Burnout Among Nurses in Outpatient Departments : Relationship between Burnout Syndrome and Situational Factors Among Nurses
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The purpose of this study was to examine the relationship between Burnout Syndrome and situational factors among nurses in outpatient departments. A self-reporting questionnaire was used to survey 1770 nursing staff members from general hospitals with 150 beds or more in the Kinki area of Japan. The scale used to measure degree of burnout was the Maslach Burnout Inventory (MBI; Maslach & Jackson, 1981), translated and revised for person-helping professionals in Japan (Tao et al., 1996). The situational factors assumed to contribute to Burnout Syndrome among nurses are personal attributes of nurses, work environment, content of service in the outpatient department, and support sources. Statistical analysis of the questionnaire data yielded the following results: (1) nurses who are young and have little years of nursing experience showed a greater tendency to suffer burnout; (2) The stage when nurses request a change to other positions is important for the prevention of position transfers and resignation from nursing in outpatient departments; (3) facilitation of liaison with nurses in outpatient departments and other professionals and improvement in the support network at their workplace must be promoted to increase nurses' motivation to continue working and to reduce burnout; (4) especially for young nurses with little outpatient experience, it is essential to promote support from their superior, their colleagues in the workplace and other medical professionals. These findings suggest that improvements in nursing management, outpatient nursing, continuing nursing education, and efforts to enhance the mental health of nurses in outpatient departments are crucial for the prevention of burnout among such nurses.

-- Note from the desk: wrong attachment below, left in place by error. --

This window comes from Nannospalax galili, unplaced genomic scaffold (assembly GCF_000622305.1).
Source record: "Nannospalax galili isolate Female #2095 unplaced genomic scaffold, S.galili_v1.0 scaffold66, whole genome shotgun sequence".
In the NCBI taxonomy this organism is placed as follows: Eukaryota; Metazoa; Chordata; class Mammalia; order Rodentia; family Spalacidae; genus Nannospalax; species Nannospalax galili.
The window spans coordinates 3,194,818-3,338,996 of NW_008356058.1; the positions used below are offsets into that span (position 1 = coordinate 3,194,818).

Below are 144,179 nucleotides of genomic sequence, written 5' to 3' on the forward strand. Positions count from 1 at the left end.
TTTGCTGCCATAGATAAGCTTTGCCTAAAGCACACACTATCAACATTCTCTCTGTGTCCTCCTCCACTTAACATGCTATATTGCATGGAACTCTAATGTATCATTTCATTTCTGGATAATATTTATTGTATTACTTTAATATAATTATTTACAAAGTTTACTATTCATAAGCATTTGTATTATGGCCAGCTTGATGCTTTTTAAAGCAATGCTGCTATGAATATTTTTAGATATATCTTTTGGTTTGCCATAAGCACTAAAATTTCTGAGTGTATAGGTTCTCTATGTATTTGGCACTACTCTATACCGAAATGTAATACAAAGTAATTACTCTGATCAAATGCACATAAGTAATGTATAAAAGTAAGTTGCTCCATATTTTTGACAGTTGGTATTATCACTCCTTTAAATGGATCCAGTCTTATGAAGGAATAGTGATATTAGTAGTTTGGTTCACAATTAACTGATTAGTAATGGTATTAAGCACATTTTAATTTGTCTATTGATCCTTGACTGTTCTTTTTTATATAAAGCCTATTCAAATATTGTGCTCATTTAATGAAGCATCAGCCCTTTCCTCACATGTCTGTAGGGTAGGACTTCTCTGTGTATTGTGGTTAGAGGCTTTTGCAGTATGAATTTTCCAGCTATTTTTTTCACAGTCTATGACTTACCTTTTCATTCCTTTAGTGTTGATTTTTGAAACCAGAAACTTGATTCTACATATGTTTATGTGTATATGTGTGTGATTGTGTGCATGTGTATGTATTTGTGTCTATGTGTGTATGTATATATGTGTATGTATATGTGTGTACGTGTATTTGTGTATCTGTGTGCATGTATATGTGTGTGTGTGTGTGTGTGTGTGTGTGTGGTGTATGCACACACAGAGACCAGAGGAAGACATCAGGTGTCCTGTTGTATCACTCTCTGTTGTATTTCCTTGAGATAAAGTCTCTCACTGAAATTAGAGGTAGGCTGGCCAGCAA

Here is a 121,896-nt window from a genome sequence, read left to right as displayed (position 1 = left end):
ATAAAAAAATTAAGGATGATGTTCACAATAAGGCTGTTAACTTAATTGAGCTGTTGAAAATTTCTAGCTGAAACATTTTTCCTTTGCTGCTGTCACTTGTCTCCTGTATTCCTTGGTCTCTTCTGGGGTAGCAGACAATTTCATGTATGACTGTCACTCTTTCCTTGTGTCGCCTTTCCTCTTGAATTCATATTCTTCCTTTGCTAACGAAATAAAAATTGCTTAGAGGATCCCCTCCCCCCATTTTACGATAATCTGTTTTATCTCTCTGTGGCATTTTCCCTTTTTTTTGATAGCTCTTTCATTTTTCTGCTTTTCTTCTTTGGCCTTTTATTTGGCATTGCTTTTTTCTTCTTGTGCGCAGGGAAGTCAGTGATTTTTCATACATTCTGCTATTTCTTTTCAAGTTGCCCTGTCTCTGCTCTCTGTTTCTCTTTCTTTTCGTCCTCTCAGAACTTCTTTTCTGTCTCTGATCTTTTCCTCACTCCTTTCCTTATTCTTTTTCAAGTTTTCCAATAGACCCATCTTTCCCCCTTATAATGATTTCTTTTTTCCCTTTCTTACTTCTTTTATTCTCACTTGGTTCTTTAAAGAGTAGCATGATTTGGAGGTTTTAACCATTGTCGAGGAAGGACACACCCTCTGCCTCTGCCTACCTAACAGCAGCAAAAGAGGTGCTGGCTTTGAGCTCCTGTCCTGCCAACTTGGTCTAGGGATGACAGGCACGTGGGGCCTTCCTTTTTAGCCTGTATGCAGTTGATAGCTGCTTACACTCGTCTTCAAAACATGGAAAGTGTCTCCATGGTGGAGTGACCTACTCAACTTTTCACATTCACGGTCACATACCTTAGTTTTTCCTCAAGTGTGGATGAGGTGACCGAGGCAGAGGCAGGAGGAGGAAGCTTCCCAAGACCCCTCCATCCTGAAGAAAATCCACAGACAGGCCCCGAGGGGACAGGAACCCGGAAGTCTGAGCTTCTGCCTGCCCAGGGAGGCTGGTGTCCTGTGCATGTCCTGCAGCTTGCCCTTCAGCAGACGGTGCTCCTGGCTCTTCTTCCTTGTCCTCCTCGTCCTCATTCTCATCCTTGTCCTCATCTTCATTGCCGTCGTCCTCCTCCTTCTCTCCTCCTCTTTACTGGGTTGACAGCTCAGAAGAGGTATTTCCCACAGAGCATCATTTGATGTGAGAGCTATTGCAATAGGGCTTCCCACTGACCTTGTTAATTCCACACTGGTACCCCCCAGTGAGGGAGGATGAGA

- Bulletin of health sciences Kobe
Bulletin of health sciences Kobe 21, 47-56, 2006-03-30